It is in the moment, Jane says, “I already know you.” That is all Jane needs to say before Celeste comes to a bombshell of a conclusion regarding her husband. Celeste now realizes that Perry really was Saxon Banks, the man that had assaulted Jane earlier on. This also makes him the actual father of Ziggy! As Celeste puts two and two together, she then begins to realize that Perry had given his cousin’s name to Jane on the night of the assault and had probably done the same to an untold number of other women in the past. Celeste, in that moment, understands his abuse was not merely a private detail they shared together, though these encounters often led very passionate sex. She always assumed his abuse that manifested itself into hot and fervent sex was something they shared together and was just part of their relationship.
Perry knows he’s been busted, but he claims he doesn’t understand why Celeste is so upset. This is when she realizes that Perry is far sicker than she’d ever imagined. Perry says they will talk about all of this at home, but, after she says something to him, he backhands her in front of the others around them. As Ed comes to her defense, Renata picks up her phone to call the cops. Bonnie completely flips out on Perry and accuses him of being the actual reason his son is hurting innocent girls. As she draws closer to him, Bonnie unintentionally pushes Perry off the balcony. The fall is just enough that Perry ultimately dies from the impact.
Renata tries to cover up Bonnie’s role in Perry’s death. Ed wants to tell the cops the truth of what occurred, but Madeline goes along with the idea of protecting her ex husband and his wife. Ed is livid and feels betrayed that Madeline chooses to protect Nathan over what her own husband wants her to do. (The scene that shows the hurt that this causes Ed in the book is pinnacle to the story line the book follows and is quite dramatic.)
This is when it is revealed that Bonnie’s father had abused her earlier in life. This is what caused her to lose it when she realized Perry was the reason that his son was abusing and bullying her daughter. The guilt of what Bonnie’s done doesn’t take long to become too great and she eventually confesses to killing Perry.
Celeste later leaves town with her sons to start over and take another chance at life. Before she leaves, she sets up a trust for Ziggy since he was in actuality Perry’s son. Jane begins a romance and Madeline is forgiven by her husband for siding with Nathan over him.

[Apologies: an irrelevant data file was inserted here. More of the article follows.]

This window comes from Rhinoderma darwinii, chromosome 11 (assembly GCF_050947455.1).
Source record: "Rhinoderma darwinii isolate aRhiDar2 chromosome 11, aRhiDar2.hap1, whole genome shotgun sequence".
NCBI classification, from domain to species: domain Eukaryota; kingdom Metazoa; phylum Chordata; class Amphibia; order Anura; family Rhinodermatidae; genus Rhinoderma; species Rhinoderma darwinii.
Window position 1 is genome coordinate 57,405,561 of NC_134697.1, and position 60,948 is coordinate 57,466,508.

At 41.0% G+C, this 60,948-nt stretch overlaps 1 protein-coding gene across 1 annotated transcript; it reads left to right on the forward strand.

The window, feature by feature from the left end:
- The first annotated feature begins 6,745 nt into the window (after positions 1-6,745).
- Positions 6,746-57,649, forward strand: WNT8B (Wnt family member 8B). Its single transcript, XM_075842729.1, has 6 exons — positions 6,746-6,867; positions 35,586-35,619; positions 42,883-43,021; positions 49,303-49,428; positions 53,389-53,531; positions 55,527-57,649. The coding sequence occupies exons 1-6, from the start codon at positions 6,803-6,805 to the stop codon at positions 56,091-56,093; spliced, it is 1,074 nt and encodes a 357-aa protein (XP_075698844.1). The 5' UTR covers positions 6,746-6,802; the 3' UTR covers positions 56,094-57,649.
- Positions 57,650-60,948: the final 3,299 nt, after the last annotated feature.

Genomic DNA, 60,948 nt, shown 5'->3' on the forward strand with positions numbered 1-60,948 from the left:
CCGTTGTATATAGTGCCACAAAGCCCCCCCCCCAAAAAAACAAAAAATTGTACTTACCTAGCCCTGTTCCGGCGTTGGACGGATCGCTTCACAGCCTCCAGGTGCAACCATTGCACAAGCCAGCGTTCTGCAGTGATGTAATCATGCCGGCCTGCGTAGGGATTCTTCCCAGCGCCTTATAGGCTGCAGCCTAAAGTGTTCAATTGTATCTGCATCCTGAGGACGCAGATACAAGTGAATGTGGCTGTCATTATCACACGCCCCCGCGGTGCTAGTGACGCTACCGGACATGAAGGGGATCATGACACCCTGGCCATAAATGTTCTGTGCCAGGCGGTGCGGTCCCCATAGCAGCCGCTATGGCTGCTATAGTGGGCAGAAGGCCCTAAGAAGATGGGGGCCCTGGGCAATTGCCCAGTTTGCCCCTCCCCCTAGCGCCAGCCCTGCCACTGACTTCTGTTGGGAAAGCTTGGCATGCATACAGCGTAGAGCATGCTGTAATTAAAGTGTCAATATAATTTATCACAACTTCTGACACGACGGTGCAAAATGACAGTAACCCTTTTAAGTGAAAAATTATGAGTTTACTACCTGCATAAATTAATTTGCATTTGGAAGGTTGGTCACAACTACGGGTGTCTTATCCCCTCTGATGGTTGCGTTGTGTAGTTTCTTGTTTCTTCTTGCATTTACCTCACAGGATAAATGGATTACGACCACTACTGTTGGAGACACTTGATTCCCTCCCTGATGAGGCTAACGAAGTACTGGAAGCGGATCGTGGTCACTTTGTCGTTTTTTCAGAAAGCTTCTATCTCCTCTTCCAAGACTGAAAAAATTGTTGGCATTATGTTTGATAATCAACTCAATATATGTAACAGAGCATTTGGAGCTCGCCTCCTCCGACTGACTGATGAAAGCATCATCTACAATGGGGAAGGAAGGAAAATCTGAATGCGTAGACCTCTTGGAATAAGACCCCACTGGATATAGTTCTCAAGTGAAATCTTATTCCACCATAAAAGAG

(This is from the Mini-Series)
With the mini-series, when the showdown started on the balcony, it was just Renata, Celeste, Jane and Madeline. When Perry started to beat Celeste, Bonnie saw what was going on and came to Celeste’s rescue. Instead of falling off the balcony, Bonnie shoves Perry down the stairs. She never confesses to the murder and all the women covered up the death together. The mini-series ends with all the ladies, including Renata and Bonnie, on the beach playing with their children.
As for which version was better, I’d have to go with the book. It’s no secret that a book nearly always contains a great deal of information that was left out of the film adaptation. However, with that being said, the mini-series did a great job bringing the characters to life. Though the book lends its way to the imagination of a few steamy love scenes, the show reveals a very R-rated production. I absolutely loved the opening credits and the theme song was so catchy that I continued to hum it to myself long after the seventh episode had finished. I just wish that the ending of the series were true to form with that of the book. If you have a chance, please share any differences that I may have left out. I hope you check out the book and the mini-series. It is time that won’t be wasted!
Here is a list of books I have read this year so far with a small synopsis of each book.
Pretty Girls– Karin Slaughter (Most graphic suspense novel with a wild ending that had me on edge through the last half of the book. I couldn’t put it down.)
Summit Lake– Charlie Donlea (First novel by this author. I loved it and it had an unexpected ending that left me unable to sleep.)
Bad Mommy– Tarryn Fisher (Story about an unbalanced woman that has her sights set on another family that has what she can’t.)
The Curious Incident of the Dog in the Night-Time -Mark Haddon (One of my all time favorites books. This fictional novel gives the reader a look into the world of Autism that explains this disorder better than any non-fiction book could.)
Voices in the Summer– Rosamunde Pilcher (I love everything by this author. This is a look at a woman that finally finds love and gets a family she has only dreamed of.)
Pretty Baby– Mary Kubica (A wonderfully suspenseful story about a girl who is abused and found on the streets of Chicago. The woman that takes her in falls in love with the young girl’s infant child. When the older woman and the young girls path collide, it takes the reader on a wild ride.)
Behind Closed Doors– B.A. Paris (A man that looks perfect and the a woman that feels the role of the dutifully wife, live a life that most would envy. But she they envy the couple because on they know what happens behind closed doors.)
Singe– Aly Martinez (A wonderfully suspenseful romantic novel that follows a man and a woman that have a connection after surviving a horrible fire that causes more damage to them both than the visible burns they both have.)